I want to make a page which has one top part, a row of two or more horizontal tabs beneath it, and alternative bottom parts which appear beneath that and can be selected by clicking on the tabs.
For example, imagine a page that someone might write about their cat. The top half is a photo of the cat and some text. At the moment, it's static, but I might later add a Twitter feed. Under it are tabs labelled "Poem", "Photo", and "Blog". The bottom half that gets selected when the user clicks on "Poem" is a poem, static HTML. That which gets selected when clicking on "Photos" is also static HTML, another image. And that which gets selected when clicking on "Blog" is dynamic: a blogroll implemented as a View.
Just to make sure that’s unambiguous, there are pictures of the top half and the three bottom halves at http: //www.j-paine.org/dobbs/kitty_page_top_264.gif, http: //www.j-paine.org/dobbs/kitty_page_poem_257.gif, http: //www.j-paine.org/dobbs/kitty_page_photo_296.gif, and http: //www.j-paine.org/dobbs/kitty_page_blog_279.gif. Apologies for the deformed HTML, but this thing only lets me post two links.
I’ve found quite a lot of methods that on first sight, may do what I want. These include the modules Quick Tabs and Node Tab, as well as the trick with views menus that Ron Golan describes in "Views Menu Tabs Quick Guide" (see https://www.urbaninsight.com/2013/11/01/views-menu-tabs-quick-guide). There are also assorted PHP code hacks. But I can't find recommendations about which solution is best for reliability and maintainability. It does appear that some of the techniques were written for older versions of Drupal, and may have been superseded.
One thing is that unskilled site administrators should easily be able to find all the content (tops, tabbed menus, and alternative bottoms). That might rule out of some of the modules: I can’t find the reference again, but at least one of them is said to implement its own special interface for keeping track of tabbed content rather than extending the standard Drupal interface.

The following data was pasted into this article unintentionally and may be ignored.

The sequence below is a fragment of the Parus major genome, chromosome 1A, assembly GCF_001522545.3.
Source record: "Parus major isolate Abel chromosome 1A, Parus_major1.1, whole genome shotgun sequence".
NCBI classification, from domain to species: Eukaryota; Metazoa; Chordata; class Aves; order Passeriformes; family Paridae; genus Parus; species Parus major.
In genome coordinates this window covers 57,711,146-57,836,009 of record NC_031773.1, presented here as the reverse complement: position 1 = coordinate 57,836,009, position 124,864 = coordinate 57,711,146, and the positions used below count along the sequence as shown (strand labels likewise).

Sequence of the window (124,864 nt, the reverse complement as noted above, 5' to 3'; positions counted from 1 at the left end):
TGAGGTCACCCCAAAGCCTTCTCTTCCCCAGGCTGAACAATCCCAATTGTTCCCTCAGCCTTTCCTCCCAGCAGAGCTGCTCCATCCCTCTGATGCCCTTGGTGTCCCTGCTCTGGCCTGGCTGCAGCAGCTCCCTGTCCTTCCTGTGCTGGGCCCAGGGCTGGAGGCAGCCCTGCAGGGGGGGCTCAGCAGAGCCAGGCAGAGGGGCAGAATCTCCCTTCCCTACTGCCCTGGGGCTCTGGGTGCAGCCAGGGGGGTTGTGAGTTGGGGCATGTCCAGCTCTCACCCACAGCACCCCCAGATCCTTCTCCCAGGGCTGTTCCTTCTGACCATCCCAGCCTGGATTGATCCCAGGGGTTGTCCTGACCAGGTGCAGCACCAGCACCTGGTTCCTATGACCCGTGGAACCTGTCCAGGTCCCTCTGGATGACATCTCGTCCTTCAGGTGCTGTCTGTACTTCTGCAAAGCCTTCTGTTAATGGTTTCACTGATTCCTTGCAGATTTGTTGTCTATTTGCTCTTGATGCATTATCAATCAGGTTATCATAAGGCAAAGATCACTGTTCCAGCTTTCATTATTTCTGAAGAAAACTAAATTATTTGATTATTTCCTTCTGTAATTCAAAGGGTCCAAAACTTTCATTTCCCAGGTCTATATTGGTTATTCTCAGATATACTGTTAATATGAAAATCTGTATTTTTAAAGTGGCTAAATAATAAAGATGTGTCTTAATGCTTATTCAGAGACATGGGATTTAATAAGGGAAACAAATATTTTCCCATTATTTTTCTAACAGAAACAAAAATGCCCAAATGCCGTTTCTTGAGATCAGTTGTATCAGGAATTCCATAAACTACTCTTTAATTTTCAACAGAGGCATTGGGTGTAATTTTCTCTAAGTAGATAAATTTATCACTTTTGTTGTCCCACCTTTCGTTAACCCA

This problem raised another question. How should I think about Drupal when working out how to do this? It’s well known that programming needs three key concepts, used both in describing control and describing data: sequencing, alternation, and repetition. If I were programming the problem in Pascal, I would represent the page as a record. The first field would represent the top half of my page; the second would represent the bottom halves. Because these require alternation, I’d represent them as a discriminated union. I’d also need some pragmatic information saying that the union is to be displayed using tabs and giving the tabs’ labels.
Now, it’s clear that some of the built-in Drupal menus implement that kind of alternation. I get the impression, actually, that they’re more important than the content itself, because users on various discussion groups have wondered why they couldn’t see their content, then been told by an expert that this was because it’s not attached to a menu. But I don’t think the Drupal documentation says this anywhere. A formal semantics of Drupal would be good, but I can’t find one. So when designing a structure like my page with one top and multiple bottoms, where should I start? What’s the equivalent of C.A.R. Hoare's famous essay "Notes on Data Structuring" that every computer scientist will know from the classic Structured Programming?